I am a native in this world And think in it as a native thinks
Sunday, February 28, 2016
Saturday, February 27, 2016
They don't often coincide, but occasionally you can have both. This was a rainy evening earlier this week when I was walking downtown for a board meeting.
This part of Broadway has been a pedestrian mall for many years now, but it's usually full of vaguely sinister superhero and SpongeBob imitators who pose for pictures with the tourists and get annoyed if you don't tip them enough for the privilege.
It had been pouring all day though and all the fuzzy creatures and naked cowboys had scurried home, and there was no one in Times Square except for New Yorkers anxious to do the same.
Tuesday, February 23, 2016
And speaking of Australia....
This otherwordly landscape beneath the literally otherworldly Milky Way is Nambung National Park, on the west coast near Perth, a good half continent away from the touristy east coast and central desert sites I'll be visiting in a few weeks. Those limestone pillars are called the Pinnacles, and they're the oddly eroded remains of ancient seabeds.
Image credit: Michael Goh
Sunday, February 21, 2016
Saturday, February 20, 2016
All things considered, this is not a bad winter. I think it's only the inescapable excruciating election that makes it seem so dreary.
I'd like to say that if Donald Trump won't go away, I will, but my first trip of the year -- a three-week tour of Australia and New Zealand -- is still six interminable weeks away.
But I have guidebooks to go through and new bird names -- dusky gerygones, chiming wedgebills, pied currawongs, spangled drongos -- to smile at, and it will be here before I know it.
Friday, February 19, 2016
There is a door there, next to the bricks. I'd hate to be looking for it on a dark night after a couple of drinks.
This is an art collective on East 2nd Street, so that's not so much graffiti as a design choice, but it's still cool.
Wednesday, February 17, 2016
Here's a pretty abstract to start your day.
I've been submitting entries to juried photography shows, and so have been going through thousands of pictures, over and over again. Because photos in a show have to be large enough to be printed and hung, many of my favorite pictures aren't eligible because they're details I've cropped out of much larger images.
Or because, like this one, they didn't quite work. This is the sort of thing you need a tripod for -- taking a long exposure of moving water to get that feathery effect without having everything else blur as well. But I was in Inverness, and didn't have a tripod, and so this is what I got, blurred leaves and soft whirls and whorls of water.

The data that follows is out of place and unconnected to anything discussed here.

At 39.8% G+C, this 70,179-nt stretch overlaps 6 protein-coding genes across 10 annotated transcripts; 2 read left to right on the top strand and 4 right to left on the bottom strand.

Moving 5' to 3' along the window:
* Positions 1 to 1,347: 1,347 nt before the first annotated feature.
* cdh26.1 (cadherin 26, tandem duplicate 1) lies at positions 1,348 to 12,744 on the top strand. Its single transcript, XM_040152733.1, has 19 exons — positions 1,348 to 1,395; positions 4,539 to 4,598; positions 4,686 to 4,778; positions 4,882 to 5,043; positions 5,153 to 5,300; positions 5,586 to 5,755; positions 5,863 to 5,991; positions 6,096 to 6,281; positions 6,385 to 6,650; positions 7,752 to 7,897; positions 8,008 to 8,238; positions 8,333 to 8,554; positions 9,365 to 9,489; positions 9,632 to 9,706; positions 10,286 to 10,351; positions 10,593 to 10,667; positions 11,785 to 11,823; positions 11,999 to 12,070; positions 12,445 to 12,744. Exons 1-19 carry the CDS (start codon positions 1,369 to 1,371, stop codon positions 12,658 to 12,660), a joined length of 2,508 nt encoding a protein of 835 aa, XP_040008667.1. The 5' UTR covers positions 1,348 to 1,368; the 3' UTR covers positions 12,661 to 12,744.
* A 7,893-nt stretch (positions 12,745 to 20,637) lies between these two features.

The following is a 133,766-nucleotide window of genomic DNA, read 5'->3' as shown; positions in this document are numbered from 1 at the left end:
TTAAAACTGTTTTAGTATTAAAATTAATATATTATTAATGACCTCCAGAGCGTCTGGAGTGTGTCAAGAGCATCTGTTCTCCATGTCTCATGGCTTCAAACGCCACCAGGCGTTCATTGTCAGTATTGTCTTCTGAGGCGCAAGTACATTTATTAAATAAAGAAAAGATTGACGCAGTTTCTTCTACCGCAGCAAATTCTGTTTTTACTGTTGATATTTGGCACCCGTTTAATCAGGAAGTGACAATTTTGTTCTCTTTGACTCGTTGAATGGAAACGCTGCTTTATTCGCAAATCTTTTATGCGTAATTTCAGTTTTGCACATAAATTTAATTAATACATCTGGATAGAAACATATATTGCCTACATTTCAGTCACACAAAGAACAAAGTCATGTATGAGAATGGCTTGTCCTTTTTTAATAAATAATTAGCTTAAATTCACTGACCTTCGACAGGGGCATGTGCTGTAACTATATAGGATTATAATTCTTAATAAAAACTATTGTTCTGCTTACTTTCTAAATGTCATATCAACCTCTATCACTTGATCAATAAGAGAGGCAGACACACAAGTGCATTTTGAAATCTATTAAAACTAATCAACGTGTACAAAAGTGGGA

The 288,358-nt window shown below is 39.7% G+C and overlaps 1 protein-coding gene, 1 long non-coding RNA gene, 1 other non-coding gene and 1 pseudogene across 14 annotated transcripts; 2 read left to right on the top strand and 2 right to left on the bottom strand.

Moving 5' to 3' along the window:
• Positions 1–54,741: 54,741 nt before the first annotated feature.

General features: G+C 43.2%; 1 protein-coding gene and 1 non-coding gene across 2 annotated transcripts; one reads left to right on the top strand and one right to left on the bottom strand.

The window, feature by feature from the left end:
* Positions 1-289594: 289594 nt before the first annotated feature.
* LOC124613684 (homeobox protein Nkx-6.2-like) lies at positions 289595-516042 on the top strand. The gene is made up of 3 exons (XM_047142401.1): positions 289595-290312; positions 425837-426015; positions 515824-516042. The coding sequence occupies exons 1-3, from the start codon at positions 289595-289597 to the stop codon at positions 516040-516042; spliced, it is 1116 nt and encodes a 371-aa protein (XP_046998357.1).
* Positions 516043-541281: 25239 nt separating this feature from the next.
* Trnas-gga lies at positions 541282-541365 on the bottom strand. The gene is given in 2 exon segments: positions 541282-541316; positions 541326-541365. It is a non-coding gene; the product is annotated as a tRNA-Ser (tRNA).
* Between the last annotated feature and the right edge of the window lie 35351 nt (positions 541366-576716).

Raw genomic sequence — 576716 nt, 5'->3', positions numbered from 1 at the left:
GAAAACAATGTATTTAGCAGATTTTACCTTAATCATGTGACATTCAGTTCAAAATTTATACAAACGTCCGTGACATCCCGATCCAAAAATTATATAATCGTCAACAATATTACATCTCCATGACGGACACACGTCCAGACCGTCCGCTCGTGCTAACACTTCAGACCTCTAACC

But I like it anyway.
Tuesday, February 16, 2016
This star cluster has the not very romantic name R136, but it's located in the more colorfully named Tarantula nebula, in the Large Magellanic Cloud.
The nebula is extremely bright; if it were as close to Earth as the Orion nebula, it would allegedly cast shadows, and much of its luminosity stems from this star cluster. You can tell from their bright blue color that these are young, huge, very very hot stars.
Image Credit: NASA, ESA, & F. Paresce (INAF-IASF), R. O'Connell (U. Virginia), & the HST WFC3 Science Oversight Committee
Saturday, February 13, 2016
There's always something reassuring about patterns. If the second law of thermodynamics teaches us that, in our universe anyway, things always get messier, maybe creating order where we can is our natural way of fighting back. And so pattern pleases us.
This is temporary seating at Edinburgh Castle, I assume for the famous Military Tattoo, which took place a few weeks before I was there.
Thursday, February 11, 2016
Tuesday, February 9, 2016
Here's some color in the dreariness that is February. This is the Heart Nebula; it vaguely (very vaguely) resembles a human heart. On the other hand, its companion in the upper right corner is called the Fishhead Nebula, and I can't quarrel with that.
Image Copyright: Simon Addis
Sunday, February 7, 2016
Saturday, February 6, 2016
I took a break from sorting and resizing photos to meet my friend Jayne for an early brunch at Cafe Katja on the Lower East Side. The neighborhood is a hipster paradise these days, but all the cool is a veneer over the very old wrought iron and brick bones.
For all the glossy super-high rises and luxury this and that everywhere, much of Manhattan still looks the way it did a century ago. For which I am profoundly grateful.
Tuesday, February 2, 2016
This floating potato is called Prometheus, one of Saturn's smaller moons.
This is far from the most dramatic image that Cassini has sent back, but it's actually an interesting representation of just how damn complicated the universe is. That bright line in the background is the outermost distinct ring of Saturn, the F ring, and Prometheus actually carves channels in the ring when their orbits meet, stealing material, and there appear to be smaller, as yet undetected, moons inside the ring doing the same thing. Though the rings always look so lovely and serene in pictures, the F ring is quite active and changes visibly on a daily basis.
Image Credit: Cassini Imaging Team, SSI, JPL, ESA, NASA
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